The independent newspaper of the University of Iowa community since 1868

The Daily Iowan

The independent newspaper of the University of Iowa community since 1868

The Daily Iowan

The independent newspaper of the University of Iowa community since 1868

The Daily Iowan

Bijou Open Screen will showcase amateur and student films this weekend

Anthony Vazquez

Student and amateur filmmakers will have the opportunity to showcase their work for an audience this weekend during Bijou Open Screen.

Budding filmmakers submitted films to the Open Screen board, and the members selected nearly 10 videos to make it to the big screen at 5 p.m. Saturday at FilmScene, 118 E. College St. Sal Goedken, the chair of Open Screen, said the members selected works that are well-shot, well-edited, and not bigoted.

“It’s different with student films; they’re not always Hollywood blockbusters, they’re not always the most beautiful things ever to be made, but we select things that show a lot of work or a lot of potential,” she said. “Things that we think are good and want to have reflected on us as a club.”

Open Screen takes place each semester and offers first-, second-, and third-place cash prizes of $150, $100, and $50, respectively, to support new filmmakers. While most semesters only see a handful of submissions, Goedken said, this semester had nearly 30 submissions, the most Open Screen has had.

The number of films selected depends on the running times, Goedken said. This year, the running time for all the videos added up to an hour.

“Bijou has the opportunity to exhibit student work, which is really exciting when you’re just starting out; getting into film festivals is huge when you’re a filmmaker, and we also want to support young filmmakers financially, because films are expensive to make,” she said.

University of Iowa sophomore Molly Bagnall, a Bijou board member, submitted her film, the second one she’s made, to compete at her first Open Screen. Initially, she created her film, “Hunger For,” for a cinema-class final.

“I kind of took mine in a direction that’s different from most of my peers. It’s hard to describe, it’s experimental,” she said. “It’s about four people, who are just me and three of my friends in my apartment, and it centers on themes and images that I’ve found keep coming up in my life and that are important to me. The movie Vertigo, by Alfred Hitchcock, plays a prominent role because that movie has been important to me in the past two and half years.”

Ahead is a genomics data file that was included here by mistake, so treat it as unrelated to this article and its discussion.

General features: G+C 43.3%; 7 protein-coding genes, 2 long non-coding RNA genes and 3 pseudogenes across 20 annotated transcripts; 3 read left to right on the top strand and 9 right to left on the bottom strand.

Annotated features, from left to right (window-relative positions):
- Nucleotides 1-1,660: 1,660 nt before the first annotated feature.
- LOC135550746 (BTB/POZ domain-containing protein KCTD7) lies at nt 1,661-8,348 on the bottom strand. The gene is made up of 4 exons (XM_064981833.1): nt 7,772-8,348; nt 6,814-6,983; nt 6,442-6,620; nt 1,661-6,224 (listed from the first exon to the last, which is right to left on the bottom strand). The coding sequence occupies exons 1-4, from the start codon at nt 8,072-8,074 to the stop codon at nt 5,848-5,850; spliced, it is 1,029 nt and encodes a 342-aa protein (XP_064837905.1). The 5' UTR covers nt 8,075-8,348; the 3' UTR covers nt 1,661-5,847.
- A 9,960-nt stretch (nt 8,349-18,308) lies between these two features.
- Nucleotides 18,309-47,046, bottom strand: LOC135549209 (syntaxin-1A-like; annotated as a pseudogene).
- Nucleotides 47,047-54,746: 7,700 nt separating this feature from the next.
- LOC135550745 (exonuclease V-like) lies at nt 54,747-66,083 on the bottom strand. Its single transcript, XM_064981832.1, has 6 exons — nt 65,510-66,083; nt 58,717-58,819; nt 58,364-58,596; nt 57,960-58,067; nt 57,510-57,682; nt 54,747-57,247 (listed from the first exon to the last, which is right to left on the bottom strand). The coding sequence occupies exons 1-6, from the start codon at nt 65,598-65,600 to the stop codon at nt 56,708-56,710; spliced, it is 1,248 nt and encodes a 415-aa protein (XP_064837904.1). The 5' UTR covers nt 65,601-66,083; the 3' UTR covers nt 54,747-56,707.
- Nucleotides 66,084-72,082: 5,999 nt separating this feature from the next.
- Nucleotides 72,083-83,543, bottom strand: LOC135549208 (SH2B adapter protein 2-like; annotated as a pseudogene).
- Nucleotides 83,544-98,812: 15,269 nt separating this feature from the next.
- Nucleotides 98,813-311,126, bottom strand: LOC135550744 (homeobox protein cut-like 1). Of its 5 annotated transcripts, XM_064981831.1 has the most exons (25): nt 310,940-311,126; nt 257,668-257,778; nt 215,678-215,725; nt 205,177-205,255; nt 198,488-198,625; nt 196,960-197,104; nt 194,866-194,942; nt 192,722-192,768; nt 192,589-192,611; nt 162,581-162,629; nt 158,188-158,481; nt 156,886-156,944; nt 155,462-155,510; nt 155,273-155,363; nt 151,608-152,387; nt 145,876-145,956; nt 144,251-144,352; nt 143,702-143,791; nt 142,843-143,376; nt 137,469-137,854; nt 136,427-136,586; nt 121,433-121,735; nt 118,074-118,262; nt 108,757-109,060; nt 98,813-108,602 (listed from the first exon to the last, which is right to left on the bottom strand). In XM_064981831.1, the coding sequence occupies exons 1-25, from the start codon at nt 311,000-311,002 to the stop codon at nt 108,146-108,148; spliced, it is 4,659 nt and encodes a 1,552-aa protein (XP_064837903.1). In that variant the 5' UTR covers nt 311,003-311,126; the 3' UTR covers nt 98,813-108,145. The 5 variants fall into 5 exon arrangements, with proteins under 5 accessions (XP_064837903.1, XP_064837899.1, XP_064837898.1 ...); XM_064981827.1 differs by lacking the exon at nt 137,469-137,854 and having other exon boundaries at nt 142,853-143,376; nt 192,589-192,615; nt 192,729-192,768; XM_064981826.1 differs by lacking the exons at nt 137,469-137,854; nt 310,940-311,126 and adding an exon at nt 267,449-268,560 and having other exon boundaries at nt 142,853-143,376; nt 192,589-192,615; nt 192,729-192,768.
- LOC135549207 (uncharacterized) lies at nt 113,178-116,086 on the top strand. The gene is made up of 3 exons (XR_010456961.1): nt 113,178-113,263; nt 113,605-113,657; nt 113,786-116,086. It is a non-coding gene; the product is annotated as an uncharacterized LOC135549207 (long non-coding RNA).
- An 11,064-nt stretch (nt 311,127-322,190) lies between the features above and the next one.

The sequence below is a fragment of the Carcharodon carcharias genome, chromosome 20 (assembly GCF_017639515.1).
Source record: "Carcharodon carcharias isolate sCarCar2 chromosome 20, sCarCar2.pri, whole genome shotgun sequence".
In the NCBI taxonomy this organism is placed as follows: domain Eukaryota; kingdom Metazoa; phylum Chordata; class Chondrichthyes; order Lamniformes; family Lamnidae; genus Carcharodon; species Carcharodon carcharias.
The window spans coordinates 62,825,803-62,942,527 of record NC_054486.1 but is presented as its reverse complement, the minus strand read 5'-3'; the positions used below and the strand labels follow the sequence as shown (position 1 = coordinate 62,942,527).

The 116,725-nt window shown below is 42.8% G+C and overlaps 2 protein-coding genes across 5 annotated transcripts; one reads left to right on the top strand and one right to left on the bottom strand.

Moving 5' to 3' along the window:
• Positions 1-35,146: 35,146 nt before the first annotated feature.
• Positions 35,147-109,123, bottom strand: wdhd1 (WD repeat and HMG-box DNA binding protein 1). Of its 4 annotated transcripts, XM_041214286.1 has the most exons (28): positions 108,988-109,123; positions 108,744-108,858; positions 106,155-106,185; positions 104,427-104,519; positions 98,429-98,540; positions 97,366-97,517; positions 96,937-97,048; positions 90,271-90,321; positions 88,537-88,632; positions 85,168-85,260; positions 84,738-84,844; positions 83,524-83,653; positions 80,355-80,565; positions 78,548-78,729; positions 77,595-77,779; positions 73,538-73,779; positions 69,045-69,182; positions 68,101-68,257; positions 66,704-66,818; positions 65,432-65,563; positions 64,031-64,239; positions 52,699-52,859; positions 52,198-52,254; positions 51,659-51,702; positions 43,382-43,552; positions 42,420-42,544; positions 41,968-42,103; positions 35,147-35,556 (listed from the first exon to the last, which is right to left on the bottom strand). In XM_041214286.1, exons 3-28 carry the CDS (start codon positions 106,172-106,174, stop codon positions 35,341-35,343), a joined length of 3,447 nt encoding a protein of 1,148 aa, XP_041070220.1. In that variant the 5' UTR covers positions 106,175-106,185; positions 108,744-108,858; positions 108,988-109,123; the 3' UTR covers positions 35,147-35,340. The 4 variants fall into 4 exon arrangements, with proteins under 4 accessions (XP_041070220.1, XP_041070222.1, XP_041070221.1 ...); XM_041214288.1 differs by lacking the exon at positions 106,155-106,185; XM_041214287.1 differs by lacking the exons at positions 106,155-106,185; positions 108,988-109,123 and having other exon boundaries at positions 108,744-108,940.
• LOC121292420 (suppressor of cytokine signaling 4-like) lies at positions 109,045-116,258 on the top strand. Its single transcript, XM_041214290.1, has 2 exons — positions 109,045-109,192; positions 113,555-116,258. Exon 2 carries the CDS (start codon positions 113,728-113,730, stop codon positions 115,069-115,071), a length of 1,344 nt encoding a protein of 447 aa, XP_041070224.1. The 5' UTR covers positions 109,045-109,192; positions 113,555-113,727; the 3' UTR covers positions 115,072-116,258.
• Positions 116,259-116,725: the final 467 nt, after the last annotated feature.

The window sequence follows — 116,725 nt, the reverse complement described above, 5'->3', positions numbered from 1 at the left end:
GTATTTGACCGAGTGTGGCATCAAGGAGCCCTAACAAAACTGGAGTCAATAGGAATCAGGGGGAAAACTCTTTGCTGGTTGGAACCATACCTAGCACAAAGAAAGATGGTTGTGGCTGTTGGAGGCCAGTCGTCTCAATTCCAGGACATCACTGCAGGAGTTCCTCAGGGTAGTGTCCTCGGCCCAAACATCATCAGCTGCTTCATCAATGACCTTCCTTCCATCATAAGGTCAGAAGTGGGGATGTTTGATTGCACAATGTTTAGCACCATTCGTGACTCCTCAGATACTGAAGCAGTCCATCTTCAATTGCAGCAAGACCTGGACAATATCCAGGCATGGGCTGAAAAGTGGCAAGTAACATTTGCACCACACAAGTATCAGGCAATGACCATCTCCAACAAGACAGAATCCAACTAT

Bagnall said that events such as Open Screen allow for creators to present more experimental and avant-garde creations.

“It offers an avenue for student filmmakers and amateur filmmakers here in Iowa City to show work, and that’s something that they don’t get to do often,” she said. “It’s very low risk; they accept almost every one unless they’re crunched for time and get too many submissions. It’s a supportive group and a supportive crowd.”

For filmmakers such as UI senior Maeve Schmitt, Open Screen is a step in the right direction for a career in screenwriting. Schmitt has made films since coming to the UI, and her film “On Three,” is her third submission to Open Screen.

“On Three” follows a man struggling throughout his day.

“He’s trying to get past the things that make him anxious, and ultimately, he can’t get through it,” she said. “You can see throughout the film how small things in his life end up building and causing him anxiety. It’s more of an abstract concept.”

Schmitt said that Open Screen allows a new and live audience to be exposed to amateur films.

“Sometimes, I feel like it’s hard to get your videos out,” she said. “You can post it on YouTube, and you can post it on Vimeo, but you can’t guarantee that people will sit there and actually go through it and find it online.”

When: 5p.m., Saturday

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About the Contributor
Naomi Hofferber, Arts Reporter
Nathaniel Hofferber is a fourth-year University of Iowa student, and reported on arts and works as an audio producer at The Daily Iowan. Hofferber has been with the DI since the start of his freshman year, serving as a news reporter covering city council and social-justice issues, before becoming News Editor his sophomore year and Arts Editor junior year.